Ask Astro: How do telescopes see different parts of the electromagnetic spectrum?

By | Published: September 26, 2022 | Last updated on May 18, 2023
Scientists use telescopes capable of viewing the universe across the entire electromagnetic spectrum.
Astronomy: Roen Kelly
How do we create telescopes that see different parts of the electromagnetic spectrum?

Frank Coulter 

Pauanui Beach, New Zealand 

The range of colors or wavelengths that a telescope can observe depends on the design of both the telescope itself and the cameras attached to it.

For instance, if you’re building a telescope that will observe mostly in infrared, usually the mirror is coated in silver or gold. For the mirrors of telescopes designed to observe in both optical and infrared, aluminum, which reflects light fairly well over a wide range of wavelengths, is a better choice.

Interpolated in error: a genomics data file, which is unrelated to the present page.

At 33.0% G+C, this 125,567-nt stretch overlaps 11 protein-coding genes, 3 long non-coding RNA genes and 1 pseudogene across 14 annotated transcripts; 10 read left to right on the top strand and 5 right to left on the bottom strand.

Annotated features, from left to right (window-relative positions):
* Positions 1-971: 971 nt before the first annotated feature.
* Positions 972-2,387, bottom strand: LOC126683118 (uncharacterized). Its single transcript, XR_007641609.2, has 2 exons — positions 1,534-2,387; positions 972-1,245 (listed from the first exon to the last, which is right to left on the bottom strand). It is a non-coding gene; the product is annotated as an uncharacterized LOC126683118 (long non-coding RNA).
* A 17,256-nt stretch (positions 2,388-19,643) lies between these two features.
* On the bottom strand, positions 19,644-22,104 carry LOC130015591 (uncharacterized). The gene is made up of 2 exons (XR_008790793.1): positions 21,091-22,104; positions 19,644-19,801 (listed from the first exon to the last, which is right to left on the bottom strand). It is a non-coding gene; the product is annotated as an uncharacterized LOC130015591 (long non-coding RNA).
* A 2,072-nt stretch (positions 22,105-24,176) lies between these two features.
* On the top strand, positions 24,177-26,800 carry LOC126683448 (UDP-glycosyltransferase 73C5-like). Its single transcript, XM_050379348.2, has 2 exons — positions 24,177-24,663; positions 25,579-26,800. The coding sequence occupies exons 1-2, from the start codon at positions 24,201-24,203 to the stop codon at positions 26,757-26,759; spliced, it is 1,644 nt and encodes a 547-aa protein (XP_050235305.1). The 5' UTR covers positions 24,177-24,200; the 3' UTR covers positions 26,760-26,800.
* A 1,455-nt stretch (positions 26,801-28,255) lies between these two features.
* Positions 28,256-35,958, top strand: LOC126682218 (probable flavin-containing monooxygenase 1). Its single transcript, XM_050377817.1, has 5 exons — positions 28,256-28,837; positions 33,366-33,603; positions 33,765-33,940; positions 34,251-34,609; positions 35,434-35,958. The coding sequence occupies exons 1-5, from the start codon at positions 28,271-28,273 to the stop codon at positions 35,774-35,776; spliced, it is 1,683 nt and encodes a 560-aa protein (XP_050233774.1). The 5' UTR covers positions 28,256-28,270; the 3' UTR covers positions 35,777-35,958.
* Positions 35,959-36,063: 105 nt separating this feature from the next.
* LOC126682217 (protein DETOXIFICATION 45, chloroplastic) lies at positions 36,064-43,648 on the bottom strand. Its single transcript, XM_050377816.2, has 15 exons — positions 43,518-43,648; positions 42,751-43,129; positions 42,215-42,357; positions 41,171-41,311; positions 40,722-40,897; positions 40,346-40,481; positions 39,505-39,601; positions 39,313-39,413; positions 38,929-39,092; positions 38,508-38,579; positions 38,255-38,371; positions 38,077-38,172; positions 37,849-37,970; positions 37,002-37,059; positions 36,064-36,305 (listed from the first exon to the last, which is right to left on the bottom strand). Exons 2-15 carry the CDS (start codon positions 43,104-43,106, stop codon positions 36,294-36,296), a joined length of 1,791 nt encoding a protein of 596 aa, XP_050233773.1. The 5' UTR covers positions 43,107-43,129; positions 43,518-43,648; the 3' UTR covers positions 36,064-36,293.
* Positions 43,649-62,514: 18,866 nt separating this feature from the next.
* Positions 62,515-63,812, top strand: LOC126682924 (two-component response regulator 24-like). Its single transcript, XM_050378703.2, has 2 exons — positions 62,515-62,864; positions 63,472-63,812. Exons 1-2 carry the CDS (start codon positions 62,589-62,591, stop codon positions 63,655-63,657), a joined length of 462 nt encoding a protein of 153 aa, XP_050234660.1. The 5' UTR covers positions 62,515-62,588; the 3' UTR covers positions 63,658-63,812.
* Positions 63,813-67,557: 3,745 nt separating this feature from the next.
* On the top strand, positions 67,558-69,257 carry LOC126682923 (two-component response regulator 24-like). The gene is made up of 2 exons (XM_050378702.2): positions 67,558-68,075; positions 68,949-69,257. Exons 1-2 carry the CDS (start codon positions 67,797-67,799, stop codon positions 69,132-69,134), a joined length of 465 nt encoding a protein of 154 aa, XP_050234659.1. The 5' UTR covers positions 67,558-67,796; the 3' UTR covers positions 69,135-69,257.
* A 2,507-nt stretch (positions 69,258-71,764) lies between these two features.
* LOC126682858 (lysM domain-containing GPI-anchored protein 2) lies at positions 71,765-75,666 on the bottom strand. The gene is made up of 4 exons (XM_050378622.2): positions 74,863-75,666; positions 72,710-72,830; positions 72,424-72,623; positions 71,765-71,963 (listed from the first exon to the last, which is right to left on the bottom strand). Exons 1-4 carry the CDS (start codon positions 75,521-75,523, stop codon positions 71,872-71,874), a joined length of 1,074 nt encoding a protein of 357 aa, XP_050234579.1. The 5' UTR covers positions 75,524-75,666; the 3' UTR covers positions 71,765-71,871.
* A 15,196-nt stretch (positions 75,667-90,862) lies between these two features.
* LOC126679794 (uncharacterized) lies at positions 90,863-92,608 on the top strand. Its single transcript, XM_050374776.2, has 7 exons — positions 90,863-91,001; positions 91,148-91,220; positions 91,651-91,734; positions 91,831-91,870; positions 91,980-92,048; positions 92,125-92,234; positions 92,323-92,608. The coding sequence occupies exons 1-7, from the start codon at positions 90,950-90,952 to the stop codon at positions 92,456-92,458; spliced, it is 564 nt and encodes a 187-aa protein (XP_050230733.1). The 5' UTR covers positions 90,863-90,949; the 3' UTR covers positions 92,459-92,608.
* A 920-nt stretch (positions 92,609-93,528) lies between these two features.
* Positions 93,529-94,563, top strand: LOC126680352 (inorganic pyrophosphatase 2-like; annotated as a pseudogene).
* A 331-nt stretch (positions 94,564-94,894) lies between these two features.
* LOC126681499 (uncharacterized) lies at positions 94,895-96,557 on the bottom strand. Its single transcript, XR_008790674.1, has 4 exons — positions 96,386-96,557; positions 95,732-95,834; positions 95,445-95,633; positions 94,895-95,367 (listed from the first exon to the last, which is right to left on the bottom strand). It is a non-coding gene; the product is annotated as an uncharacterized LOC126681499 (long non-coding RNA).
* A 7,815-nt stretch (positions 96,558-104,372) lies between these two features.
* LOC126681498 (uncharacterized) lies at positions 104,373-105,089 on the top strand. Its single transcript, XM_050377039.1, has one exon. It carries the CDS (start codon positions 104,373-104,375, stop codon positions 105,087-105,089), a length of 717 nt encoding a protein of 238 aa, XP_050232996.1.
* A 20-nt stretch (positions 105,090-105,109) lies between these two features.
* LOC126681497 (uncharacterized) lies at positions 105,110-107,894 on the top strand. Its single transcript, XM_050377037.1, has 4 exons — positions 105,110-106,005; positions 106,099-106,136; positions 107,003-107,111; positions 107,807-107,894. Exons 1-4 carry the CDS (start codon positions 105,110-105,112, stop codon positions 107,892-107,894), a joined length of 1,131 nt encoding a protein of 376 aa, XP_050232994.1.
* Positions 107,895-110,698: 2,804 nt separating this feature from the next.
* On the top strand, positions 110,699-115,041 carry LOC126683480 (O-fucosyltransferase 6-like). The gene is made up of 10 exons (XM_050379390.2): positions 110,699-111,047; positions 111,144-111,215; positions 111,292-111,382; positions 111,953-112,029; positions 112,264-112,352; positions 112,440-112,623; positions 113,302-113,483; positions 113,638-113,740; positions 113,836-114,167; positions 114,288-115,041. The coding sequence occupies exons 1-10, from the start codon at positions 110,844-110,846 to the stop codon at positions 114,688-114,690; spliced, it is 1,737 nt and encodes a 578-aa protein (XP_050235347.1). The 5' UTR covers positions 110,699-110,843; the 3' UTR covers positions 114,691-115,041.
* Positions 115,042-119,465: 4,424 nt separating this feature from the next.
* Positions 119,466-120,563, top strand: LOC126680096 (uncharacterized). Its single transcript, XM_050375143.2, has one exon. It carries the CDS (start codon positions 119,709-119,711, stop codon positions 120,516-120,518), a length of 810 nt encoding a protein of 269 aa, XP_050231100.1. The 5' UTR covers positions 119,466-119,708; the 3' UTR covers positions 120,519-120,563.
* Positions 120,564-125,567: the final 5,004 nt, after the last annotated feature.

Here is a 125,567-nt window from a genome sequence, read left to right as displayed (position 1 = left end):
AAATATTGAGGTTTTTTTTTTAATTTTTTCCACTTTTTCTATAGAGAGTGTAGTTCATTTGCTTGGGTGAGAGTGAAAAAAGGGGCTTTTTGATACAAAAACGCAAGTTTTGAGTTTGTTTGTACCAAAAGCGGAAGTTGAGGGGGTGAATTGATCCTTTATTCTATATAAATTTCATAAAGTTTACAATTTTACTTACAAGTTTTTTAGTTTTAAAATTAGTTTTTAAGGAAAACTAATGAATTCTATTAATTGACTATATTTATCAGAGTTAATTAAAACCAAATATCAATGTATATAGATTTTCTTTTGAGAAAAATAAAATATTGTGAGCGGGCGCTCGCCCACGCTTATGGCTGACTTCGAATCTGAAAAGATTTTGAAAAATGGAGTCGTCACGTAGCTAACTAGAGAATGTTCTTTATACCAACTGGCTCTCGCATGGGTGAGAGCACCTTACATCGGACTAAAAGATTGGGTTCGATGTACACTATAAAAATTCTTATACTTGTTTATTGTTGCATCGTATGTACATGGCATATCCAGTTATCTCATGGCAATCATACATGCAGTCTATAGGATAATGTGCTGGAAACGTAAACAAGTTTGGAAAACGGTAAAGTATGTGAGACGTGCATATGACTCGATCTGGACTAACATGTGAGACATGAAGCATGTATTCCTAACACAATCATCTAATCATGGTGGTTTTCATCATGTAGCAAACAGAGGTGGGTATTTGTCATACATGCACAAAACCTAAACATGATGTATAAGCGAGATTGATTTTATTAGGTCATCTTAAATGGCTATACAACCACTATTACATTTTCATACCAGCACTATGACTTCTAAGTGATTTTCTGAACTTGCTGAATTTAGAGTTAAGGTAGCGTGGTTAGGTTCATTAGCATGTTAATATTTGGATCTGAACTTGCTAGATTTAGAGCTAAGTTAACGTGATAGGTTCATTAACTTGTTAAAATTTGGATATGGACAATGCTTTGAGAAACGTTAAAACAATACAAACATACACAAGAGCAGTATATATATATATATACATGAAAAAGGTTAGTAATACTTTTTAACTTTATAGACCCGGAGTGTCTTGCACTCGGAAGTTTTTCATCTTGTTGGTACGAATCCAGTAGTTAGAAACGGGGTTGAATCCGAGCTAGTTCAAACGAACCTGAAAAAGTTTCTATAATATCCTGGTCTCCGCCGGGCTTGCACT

Mirrors in X-ray telescopes are usually coated with gold or iridium. But there’s a problem: If you aim a mirror directly at an X-ray source, the photons (light) won’t be reflected — they will either go through the mirror or get absorbed. To solve this, mirrors in X-ray telescopes are shaped like a funnel. This way, the incoming light grazes the mirror at a very shallow angle, like a stone skimming on a lake, allowing instruments at the bottom of the funnel to catch the light.

The detectors that register the light captured by a telescope are also tailored to different wavelengths. Many detectors are made from semiconductor materials, so that when light hits the detector, it releases electrons, which we then measure and translate into an image. Different semiconductor materials respond to light with different energies and therefore different wavelengths.

Finally, we can further restrict the wavelengths we observe by putting a filter in front of the detector. A filter is just a piece of glass that only lets through certain wavelengths. Astronomical cameras usually have several filters mounted on a wheel, and astronomers can then select which one they want to use to make their observations.
It may seem like a lot of work, but seeing the cosmos through every possible wavelength is critical for deepening our understanding of the universe we inhabit.

Juan Carlos Muñoz-Mateos 

European Southern Observatory Media Officer, Garching, Germany